SEOUL, Feb. 13 (Xinhua) -- South Korea's central bank on Thursday kept its policy rate unchanged for the ninth straight month due to uncertainties over the U.S. Federal Reserve's cut- back of its stimulus measure.
Bank of Korea (BOK) Governor Kim Choong-soo and six other monetary policy board members decided to keep the benchmark seven- day repurchase rate on hold at 2.5 percent in February, refraining from altering the policy rate since May last year when it cut the borrowing cost by 25 basis points.
The rate freeze was widely expected amid lingering uncertainties over the Fed's stimulus cut. The Fed scaled down its monthly bond purchases by 10 billion U.S. dollars to 65 billion dollars this month after reducing by the same size in the previous month.
Fed Chairwoman Janet Yellen, who was sworn in on Feb. 3 as head of the U.S. central bank, said in her first testimony in Congress on Tuesday that she would continue with the reduction in the Fed's stimulus as long as the U.S. economic recovery picked up, but she stressed that interest rates would remain at low levels for many more months at least.
South Korean central bank meanwhile voiced concerns over negative impact from the U.S. Fed's tapering of its asset purchases.
The BOK said in a statement that the rate was kept on hold because policymakers took into consideration possible changes in the global financial market stemming from the Fed's reduction in its quantitative easing. The bank also cited worries about sluggish growth in some emerging economies caused by the Fed's tapering.
Chances grew that the South Korean economy, which depends on exports for around half of its growth, could be hit by growing volatilities in some emerging economies with weak economic fundamentals, such as Argentina and Turkey, which saw their currencies plunge against the U.S. dollar amid the Fed's tapering.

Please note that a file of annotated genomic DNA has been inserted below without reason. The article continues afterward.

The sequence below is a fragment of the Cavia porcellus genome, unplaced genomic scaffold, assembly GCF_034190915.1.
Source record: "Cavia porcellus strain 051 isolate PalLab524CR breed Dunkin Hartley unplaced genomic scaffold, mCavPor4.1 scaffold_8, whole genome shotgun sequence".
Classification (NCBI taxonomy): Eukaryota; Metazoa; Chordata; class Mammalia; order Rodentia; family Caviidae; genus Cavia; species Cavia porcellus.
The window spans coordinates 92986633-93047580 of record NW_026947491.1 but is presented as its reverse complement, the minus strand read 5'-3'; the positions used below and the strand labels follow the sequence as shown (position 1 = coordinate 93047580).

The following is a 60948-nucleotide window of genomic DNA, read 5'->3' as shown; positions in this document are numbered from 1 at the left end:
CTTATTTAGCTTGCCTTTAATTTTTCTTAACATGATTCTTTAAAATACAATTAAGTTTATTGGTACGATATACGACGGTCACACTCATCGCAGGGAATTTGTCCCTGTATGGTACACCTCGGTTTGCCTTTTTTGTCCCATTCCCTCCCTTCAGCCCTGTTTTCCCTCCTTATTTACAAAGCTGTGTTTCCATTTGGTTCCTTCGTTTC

Currencies of Argentina and Turkey tumbled around 19 percent and 7 percent respectively against the dollar in the past two months, compared with a 2.5 percent fall in the South Korean currency versus the greenback.
The BOK said that although the domestic economy would keep its growth trend due to economic recovery in advanced economies and improved consumer sentiment, the country's business volatilities could be expanded if instability in emerging economies is prolonged amid the continued Fed's tapering.
Trend of the weak Japanese yen, caused by the so-called Abenomics or fiscal and monetary stimulus policies advocated by Japanese Prime Minister Shinzo Abe, maintained worries about weak price competitiveness of local exporters that are fiercely competing with Japanese rivals in overseas markets.
Positive factors remained. The Finance Ministry said in its monthly economic assessment that the economy saw its employment and prices stay stable, noting that manufacturing activities expanded at a fast pace in December.
Job creation in South Korea saw the fastest growth in around 12 years, indicating a full-fledged recovery of the nation's labor market. The number of people employed reached 24,759,000 in January, up 705,000 from the same month of last year. It was the largest monthly increase since March 2002 when the job creation reached 842,000.
Consumer prices rose 1.1 percent in January from a year earlier. The headline inflation was 1.3 percent in 2013, the lowest since 1999 when it recorded 0.8 percent.
The country's real gross domestic product (GDP) expanded 3.9 percent in the fourth quarter of last year, close to the pre- crisis level. Consumer sentiment kept its recovery trend, and facility investment showed recovery signs recently.
Exports, the economy's main growth engine, grew modestly despite less working days caused by the Lunar New Year's holiday. Exports of mobile phones and chips increased more than 15 percent last month.
"It would be desirable for the central bank to stay neutral when upside and downside risks coexist," Lee Jung-joon, a fixed- income analyst at HMC Investment & Securities in Seoul, said before the policy decision.